Instructor: Nuh YILMAZ
E-mail: nuh.yilmaz [at] marmara [dot] edu [dot] tr (E-mails sent to my personal account will not be responded.
Assistant: Yeliz Kuşay: e-mail: yelizkusay [at] hotmail [dot] com Term: Spring 2013 Class Location: LO3, New building Class Meeting Hours: Friday 13.00-15.50 a.m. Office: 203 Office Hours: By Appointment Only Medium of Instruction: English (No further discussion will allowed anytime regarding the language of instruction)
Week 1 Feb 15, 2013
Introduction | Ground Rules
Week 2 Feb 22, 2013
History | Genealogy | Chronology | Origin
Michel Foucault, “Nietzche, Genealogy, History”
Week 3 March 1, 2013
Orality | Oral Culture| Directness|
- Walter Ong, Some Psychodynamics of Orality, Orality and Literacy 31-75
- Marshall McLuhan, The Spoken Word, Understanding Media
Optional Reading: Andre Leroi-Gourhan “The Birth of Graphism” and Sven-Tage Teodorsson, “Eastern Literacy, Greek Alphabet, and Homer” Mnemosyne
Week 4 March 8, 2013
Literacy| Literacy vs. Oral Culture| Effects of Literacy
- Walter Ong, “Writing Restructures Consciousness”, Orality and Literacy 77-113
- Marshall McLuhan, The Written Word, Understanding Media
Week 5 March 15, 2013
Books| Philosophy| Thinking | Culture
- Goody, Jack, and Ian Watt.“The Consequences of Literacy.” Comparative Studies in Society and History
- Optional Reading: Harold Innis, “Minerva’s Owl”
Week 6 March 22, 2013
Book Culture | Books in the Culture of Muslims|
- Frederick Kilgour, Islam 622-1300, The Evolution of the Book
- Jonathan Bloom, Paper and Books, Paper Before Print
Week 7 March 29, 2013
Library | Recording |Compilation |Archive
- Fred Lerner, Libraries Before Print, Ch. 1-2-3-4-5, The Story of Libraries
- Jorge Louis Borges, Library of Babel
Week 8 April 5, 2013
No Class: Exam:
Week 9 April 12, 2013
Wood-cut Printing| Chinese Experience | Technical Problems and Printing
- Lucien Febvre and Henri-Jean Martin, Technical Problems and Solutions, The Coming of the Book: The Impact of Printing 1450-1800
Week 10 April 19, 2013
Printing | Book Trade | Gutenberg | Indulgence Papers and Papacy | Political Economy of Printing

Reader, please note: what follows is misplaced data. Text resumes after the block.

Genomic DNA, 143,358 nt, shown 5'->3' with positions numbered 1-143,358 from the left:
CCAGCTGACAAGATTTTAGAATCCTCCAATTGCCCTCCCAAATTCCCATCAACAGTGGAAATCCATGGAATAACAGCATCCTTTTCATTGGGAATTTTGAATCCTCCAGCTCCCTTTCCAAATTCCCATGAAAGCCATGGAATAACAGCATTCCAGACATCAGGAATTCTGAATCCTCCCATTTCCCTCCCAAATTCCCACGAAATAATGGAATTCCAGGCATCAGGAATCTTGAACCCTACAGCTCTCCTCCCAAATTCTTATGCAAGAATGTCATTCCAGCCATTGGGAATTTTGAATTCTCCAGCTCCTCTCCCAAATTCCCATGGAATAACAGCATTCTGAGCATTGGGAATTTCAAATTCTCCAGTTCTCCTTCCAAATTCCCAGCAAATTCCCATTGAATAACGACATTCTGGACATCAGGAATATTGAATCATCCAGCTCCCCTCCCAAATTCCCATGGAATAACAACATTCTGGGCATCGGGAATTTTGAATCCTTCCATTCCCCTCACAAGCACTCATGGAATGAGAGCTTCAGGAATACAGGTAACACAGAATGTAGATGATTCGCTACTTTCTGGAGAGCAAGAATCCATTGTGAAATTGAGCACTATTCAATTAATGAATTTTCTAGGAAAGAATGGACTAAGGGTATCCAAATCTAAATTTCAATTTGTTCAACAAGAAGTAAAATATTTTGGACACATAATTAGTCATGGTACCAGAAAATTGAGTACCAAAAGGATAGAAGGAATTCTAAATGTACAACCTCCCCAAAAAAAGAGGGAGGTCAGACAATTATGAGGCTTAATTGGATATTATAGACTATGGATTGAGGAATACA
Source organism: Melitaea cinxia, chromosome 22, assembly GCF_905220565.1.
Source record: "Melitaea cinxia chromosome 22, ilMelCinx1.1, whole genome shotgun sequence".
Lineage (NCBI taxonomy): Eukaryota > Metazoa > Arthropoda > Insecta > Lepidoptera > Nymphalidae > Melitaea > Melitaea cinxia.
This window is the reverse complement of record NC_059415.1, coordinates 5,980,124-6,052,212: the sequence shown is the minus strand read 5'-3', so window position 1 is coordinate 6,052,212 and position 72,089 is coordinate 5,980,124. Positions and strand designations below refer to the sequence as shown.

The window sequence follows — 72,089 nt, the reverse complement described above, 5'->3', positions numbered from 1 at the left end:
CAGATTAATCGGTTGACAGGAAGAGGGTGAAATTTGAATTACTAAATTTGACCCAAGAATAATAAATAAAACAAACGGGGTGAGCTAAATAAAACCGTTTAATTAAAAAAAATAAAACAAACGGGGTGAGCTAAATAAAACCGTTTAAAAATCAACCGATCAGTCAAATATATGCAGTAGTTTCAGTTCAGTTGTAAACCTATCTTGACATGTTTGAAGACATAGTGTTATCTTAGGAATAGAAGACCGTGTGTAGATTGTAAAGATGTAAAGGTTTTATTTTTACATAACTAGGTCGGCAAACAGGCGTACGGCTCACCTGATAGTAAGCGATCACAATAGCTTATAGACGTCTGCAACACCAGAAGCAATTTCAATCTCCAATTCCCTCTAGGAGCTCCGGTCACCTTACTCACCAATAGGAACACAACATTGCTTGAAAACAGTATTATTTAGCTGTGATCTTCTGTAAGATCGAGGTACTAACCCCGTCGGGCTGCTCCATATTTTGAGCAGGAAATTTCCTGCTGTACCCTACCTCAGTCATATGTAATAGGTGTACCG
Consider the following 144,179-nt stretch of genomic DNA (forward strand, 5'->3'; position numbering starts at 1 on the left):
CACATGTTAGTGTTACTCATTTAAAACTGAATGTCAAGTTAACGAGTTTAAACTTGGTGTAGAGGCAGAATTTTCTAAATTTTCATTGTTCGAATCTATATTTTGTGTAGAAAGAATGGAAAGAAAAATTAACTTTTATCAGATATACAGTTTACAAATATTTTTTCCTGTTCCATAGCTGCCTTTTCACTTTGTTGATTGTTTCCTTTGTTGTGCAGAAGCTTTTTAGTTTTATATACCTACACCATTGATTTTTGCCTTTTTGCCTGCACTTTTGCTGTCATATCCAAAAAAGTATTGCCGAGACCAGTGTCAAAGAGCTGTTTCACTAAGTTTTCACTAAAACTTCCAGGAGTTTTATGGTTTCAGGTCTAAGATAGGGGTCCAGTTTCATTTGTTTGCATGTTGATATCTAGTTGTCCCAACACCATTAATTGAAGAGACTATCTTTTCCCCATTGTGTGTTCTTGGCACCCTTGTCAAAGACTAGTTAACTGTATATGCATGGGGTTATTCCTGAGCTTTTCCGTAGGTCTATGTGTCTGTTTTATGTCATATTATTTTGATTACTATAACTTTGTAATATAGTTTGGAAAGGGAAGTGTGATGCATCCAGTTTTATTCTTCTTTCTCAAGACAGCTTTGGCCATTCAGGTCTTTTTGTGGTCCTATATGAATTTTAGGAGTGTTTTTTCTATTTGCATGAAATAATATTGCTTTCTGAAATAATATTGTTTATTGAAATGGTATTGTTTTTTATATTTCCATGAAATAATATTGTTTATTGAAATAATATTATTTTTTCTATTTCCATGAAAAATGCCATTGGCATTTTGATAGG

- Frederick Kilgour, Printing 1400-1800, The Evolution of the Book
- Diana Childress, The Return to Mainz, Johannes Gutenberg and the Printing Press
Week 11 April 26, 2013
Effects of Printing | After Gutenberg |
- Elizabeth Eisenstein, “Some Features of Print Culture,” The Printing Revolution in Early Modern Europe.
- Marshall McLuhan, The Printed Word, Understanding Media
Week 12 May 3, 2013
Telephone | Sound without a Body
- Bruce Winston, “Before the Speaking Telephone” and “The Capture of Sound,” Media Technology and Society: A History from the Telegraph to the Internet.
- Marshall McLuhan, Telephone, Understanding Media
Week 13 May 10, 2013
Telegraph | Communication| Technology |Ideology
- Carey, James. “Technology and Ideology: The case of the telegraph” Communication as Culture: Essays on Media and Society.
- Marshall McLuhan, Telegraph, Understanding Media
Week 14 May 17, 2013
News Agency | Reuters | Globalization| Cartel | Objectivity | News Agencies | Global Cities
- Gordon Winder, London’s Global Reach? Reuters News and Network, 1865, 1881, and 1914
Week 15 May 24, 2013
Radio | Mass Communication
- Bruce Winston, Wireless and Radio, Media Technology and Society: A History from the Telegraph to the Internet.
- Marshall McLuhan, Radio, Understanding Media